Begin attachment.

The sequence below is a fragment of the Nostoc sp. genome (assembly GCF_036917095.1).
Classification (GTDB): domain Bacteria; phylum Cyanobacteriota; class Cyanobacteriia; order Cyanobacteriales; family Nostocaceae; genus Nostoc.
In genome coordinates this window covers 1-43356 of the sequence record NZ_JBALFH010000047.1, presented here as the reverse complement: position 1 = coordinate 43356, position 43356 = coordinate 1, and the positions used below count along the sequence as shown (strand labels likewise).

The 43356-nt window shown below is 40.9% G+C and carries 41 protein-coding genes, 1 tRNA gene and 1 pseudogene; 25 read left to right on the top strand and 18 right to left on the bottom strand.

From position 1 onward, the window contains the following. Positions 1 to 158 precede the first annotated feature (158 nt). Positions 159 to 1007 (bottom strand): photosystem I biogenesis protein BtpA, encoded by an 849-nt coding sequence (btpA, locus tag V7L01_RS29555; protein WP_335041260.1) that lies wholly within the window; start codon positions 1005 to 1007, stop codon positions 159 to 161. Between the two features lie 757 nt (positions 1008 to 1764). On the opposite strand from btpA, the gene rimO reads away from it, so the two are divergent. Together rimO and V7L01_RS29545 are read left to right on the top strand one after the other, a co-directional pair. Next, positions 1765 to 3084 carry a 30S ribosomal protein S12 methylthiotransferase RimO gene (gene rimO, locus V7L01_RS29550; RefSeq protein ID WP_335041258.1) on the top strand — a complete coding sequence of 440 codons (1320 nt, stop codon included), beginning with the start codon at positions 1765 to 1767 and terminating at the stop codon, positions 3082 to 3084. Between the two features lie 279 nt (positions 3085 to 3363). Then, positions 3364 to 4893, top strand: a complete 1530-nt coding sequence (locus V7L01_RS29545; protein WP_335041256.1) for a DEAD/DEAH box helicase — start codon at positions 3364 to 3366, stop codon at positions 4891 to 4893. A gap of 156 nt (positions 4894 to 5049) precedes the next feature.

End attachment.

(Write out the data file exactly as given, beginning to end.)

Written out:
The sequence below is a fragment of the Nostoc sp. genome (assembly GCF_036917095.1).
Classification (GTDB): domain Bacteria; phylum Cyanobacteriota; class Cyanobacteriia; order Cyanobacteriales; family Nostocaceae; genus Nostoc.
In genome coordinates this window covers 1-43356 of the sequence record NZ_JBALFH010000047.1, presented here as the reverse complement: position 1 = coordinate 43356, position 43356 = coordinate 1, and the positions used below count along the sequence as shown (strand labels likewise).

The 43356-nt window shown below is 40.9% G+C and carries 41 protein-coding genes, 1 tRNA gene and 1 pseudogene; 25 read left to right on the top strand and 18 right to left on the bottom strand.

From position 1 onward, the window contains the following. Positions 1 to 158 precede the first annotated feature (158 nt). Positions 159 to 1007 (bottom strand): photosystem I biogenesis protein BtpA, encoded by an 849-nt coding sequence (btpA, locus tag V7L01_RS29555; protein WP_335041260.1) that lies wholly within the window; start codon positions 1005 to 1007, stop codon positions 159 to 161. Between the two features lie 757 nt (positions 1008 to 1764). On the opposite strand from btpA, the gene rimO reads away from it, so the two are divergent. Together rimO and V7L01_RS29545 are read left to right on the top strand one after the other, a co-directional pair. Next, positions 1765 to 3084 carry a 30S ribosomal protein S12 methylthiotransferase RimO gene (gene rimO, locus V7L01_RS29550; RefSeq protein ID WP_335041258.1) on the top strand — a complete coding sequence of 440 codons (1320 nt, stop codon included), beginning with the start codon at positions 1765 to 1767 and terminating at the stop codon, positions 3082 to 3084. Between the two features lie 279 nt (positions 3085 to 3363). Then, positions 3364 to 4893, top strand: a complete 1530-nt coding sequence (locus V7L01_RS29545; protein WP_335041256.1) for a DEAD/DEAH box helicase — start codon at positions 3364 to 3366, stop codon at positions 4891 to 4893. A gap of 156 nt (positions 4894 to 5049) precedes the next feature.